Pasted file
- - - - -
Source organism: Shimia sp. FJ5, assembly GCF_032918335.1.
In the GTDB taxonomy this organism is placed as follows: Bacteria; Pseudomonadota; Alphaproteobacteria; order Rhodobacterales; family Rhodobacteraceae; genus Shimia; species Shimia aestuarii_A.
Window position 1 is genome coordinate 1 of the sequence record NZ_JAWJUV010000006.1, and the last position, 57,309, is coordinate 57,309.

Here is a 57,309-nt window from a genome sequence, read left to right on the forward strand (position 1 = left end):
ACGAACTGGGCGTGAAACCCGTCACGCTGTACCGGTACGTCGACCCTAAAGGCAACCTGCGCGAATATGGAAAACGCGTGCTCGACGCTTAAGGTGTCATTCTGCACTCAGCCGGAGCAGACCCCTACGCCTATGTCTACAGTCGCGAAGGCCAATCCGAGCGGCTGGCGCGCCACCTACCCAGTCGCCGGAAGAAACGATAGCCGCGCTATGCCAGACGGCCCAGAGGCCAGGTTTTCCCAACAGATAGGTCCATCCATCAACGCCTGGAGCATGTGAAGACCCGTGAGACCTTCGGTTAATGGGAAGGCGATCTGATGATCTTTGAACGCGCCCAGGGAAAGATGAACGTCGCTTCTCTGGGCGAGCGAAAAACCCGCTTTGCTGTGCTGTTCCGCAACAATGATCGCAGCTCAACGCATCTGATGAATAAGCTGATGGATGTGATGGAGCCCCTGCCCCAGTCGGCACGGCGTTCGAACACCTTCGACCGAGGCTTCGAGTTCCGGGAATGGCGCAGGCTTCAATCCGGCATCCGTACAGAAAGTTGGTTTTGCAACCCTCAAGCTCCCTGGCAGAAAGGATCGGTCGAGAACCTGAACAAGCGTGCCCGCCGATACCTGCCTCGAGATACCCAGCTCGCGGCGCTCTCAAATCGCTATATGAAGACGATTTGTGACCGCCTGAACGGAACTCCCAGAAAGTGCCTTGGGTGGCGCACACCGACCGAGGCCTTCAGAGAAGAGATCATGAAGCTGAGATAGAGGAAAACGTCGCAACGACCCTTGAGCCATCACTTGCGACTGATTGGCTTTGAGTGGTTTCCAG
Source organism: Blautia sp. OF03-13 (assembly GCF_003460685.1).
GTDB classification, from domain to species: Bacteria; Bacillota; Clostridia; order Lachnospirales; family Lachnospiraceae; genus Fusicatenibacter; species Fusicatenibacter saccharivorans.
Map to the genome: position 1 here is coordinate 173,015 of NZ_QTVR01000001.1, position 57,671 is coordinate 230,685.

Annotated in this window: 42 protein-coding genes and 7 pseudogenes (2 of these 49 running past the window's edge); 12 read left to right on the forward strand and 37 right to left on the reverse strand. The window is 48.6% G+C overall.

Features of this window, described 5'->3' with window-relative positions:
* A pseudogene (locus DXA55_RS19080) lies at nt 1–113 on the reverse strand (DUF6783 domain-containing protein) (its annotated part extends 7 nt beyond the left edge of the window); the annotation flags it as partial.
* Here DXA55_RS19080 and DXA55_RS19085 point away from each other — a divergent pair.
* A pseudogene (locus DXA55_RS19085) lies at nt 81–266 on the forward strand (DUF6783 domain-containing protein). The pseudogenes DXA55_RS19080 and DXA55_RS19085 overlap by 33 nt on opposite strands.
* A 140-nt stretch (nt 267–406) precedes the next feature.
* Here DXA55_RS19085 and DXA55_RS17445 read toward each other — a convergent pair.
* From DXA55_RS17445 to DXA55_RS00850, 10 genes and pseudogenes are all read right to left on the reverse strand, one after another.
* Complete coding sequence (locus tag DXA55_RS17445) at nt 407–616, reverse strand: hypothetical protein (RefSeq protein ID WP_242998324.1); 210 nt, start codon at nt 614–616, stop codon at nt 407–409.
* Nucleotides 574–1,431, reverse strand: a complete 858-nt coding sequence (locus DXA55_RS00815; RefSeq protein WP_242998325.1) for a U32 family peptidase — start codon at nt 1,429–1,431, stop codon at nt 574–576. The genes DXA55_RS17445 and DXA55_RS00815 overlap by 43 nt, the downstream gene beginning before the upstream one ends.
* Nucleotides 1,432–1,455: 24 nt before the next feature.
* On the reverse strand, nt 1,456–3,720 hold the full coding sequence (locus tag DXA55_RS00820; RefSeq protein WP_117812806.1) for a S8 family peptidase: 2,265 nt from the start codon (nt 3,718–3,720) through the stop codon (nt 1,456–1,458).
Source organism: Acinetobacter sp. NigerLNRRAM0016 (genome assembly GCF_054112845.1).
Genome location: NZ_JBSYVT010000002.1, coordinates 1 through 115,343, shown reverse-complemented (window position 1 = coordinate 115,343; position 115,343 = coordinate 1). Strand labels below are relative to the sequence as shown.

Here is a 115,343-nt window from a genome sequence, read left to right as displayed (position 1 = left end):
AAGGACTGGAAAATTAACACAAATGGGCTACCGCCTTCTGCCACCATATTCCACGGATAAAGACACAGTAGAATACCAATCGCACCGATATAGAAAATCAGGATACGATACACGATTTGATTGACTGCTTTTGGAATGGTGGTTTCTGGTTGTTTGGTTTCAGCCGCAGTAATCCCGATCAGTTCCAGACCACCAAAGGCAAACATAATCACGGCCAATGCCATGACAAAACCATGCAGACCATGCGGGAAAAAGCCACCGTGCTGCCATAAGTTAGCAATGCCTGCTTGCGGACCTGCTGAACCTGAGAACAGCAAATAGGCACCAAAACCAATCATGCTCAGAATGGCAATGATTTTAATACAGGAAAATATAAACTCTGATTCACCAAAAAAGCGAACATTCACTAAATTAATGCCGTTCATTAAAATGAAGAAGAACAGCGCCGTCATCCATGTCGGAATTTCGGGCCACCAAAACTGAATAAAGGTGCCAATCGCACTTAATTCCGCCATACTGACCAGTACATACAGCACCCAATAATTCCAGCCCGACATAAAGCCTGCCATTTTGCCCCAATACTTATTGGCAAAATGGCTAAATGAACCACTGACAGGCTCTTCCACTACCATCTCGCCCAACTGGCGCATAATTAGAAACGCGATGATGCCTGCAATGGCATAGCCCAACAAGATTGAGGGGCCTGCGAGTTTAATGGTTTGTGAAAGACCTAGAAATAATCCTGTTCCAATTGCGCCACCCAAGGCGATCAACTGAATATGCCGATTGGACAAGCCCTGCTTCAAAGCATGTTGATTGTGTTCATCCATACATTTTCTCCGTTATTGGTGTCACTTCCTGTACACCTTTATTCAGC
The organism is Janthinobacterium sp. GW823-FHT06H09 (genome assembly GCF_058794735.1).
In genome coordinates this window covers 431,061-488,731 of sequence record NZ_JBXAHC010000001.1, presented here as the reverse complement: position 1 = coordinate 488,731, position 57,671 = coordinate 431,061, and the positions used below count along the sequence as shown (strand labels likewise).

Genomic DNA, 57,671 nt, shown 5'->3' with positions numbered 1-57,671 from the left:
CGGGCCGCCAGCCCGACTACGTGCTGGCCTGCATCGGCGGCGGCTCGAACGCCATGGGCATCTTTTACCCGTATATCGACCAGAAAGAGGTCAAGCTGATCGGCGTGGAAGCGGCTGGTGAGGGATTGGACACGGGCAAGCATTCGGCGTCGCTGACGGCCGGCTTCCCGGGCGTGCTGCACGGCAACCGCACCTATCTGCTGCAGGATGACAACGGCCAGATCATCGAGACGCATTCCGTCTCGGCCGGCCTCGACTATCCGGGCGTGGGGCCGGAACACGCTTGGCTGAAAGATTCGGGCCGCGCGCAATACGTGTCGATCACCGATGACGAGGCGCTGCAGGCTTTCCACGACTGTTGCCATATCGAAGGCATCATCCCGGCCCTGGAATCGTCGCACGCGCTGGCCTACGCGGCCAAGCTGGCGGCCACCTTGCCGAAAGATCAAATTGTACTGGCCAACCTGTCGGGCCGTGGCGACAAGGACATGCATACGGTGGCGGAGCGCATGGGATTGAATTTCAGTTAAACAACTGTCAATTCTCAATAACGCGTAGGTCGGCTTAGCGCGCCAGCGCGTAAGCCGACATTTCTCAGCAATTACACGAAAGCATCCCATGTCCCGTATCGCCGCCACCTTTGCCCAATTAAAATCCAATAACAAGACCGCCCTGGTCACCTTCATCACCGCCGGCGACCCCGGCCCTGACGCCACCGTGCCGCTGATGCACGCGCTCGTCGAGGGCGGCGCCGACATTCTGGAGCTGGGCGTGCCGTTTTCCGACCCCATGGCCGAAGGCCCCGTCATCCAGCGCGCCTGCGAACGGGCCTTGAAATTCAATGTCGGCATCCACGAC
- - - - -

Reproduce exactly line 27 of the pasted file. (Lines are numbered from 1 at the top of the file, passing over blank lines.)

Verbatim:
Genomic DNA, 57,671 nt, shown 5'->3' with positions numbered 1-57,671 from the left: